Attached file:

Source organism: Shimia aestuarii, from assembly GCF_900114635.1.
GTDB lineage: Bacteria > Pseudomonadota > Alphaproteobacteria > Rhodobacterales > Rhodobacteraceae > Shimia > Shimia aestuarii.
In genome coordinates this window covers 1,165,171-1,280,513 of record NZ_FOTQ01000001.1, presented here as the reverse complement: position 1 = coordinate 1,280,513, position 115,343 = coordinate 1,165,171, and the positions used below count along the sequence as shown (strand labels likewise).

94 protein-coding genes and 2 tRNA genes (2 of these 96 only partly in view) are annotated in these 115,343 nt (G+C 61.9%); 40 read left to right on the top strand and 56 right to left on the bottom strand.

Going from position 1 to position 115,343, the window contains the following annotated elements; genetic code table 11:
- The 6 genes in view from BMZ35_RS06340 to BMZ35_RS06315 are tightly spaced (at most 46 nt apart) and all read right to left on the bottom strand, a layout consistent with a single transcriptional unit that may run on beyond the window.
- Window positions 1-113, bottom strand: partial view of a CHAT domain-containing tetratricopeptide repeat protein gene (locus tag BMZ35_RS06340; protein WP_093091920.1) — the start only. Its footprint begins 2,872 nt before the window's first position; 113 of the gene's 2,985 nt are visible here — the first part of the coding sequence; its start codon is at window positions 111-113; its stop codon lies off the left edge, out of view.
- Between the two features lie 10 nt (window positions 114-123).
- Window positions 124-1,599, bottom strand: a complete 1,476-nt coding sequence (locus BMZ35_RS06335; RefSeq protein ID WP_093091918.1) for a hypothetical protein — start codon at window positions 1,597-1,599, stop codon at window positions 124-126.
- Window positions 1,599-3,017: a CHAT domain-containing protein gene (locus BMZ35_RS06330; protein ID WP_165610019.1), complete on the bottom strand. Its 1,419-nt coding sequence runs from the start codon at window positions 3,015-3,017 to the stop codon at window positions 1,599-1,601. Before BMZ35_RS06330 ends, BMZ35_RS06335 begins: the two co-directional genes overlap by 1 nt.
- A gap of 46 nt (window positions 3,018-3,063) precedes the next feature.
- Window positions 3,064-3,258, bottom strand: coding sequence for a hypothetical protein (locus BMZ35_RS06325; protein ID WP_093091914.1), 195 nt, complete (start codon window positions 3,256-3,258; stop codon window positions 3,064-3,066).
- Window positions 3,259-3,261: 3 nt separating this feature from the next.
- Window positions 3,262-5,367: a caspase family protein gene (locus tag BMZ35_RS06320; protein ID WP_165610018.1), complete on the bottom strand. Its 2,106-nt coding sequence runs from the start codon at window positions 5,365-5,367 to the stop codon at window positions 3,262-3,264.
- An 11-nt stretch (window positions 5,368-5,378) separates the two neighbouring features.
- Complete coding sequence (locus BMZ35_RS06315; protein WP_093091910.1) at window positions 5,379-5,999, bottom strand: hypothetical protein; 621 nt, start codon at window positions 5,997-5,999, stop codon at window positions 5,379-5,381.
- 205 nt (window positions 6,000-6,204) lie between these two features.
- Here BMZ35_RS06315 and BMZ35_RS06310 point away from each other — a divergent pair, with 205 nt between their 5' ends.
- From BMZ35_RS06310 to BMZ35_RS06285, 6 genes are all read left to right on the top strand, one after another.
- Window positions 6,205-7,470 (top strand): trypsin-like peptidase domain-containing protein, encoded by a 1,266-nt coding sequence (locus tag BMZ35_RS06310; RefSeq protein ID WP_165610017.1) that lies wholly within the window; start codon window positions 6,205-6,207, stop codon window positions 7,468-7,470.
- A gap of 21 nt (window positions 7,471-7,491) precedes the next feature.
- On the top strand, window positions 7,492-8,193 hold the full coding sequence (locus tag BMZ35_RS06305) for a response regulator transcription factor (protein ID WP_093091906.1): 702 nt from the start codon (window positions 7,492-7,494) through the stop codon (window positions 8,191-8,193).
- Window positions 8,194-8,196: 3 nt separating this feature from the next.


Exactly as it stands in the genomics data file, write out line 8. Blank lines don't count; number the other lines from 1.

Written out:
- Between the two features lie 10 nt (window positions 114-123).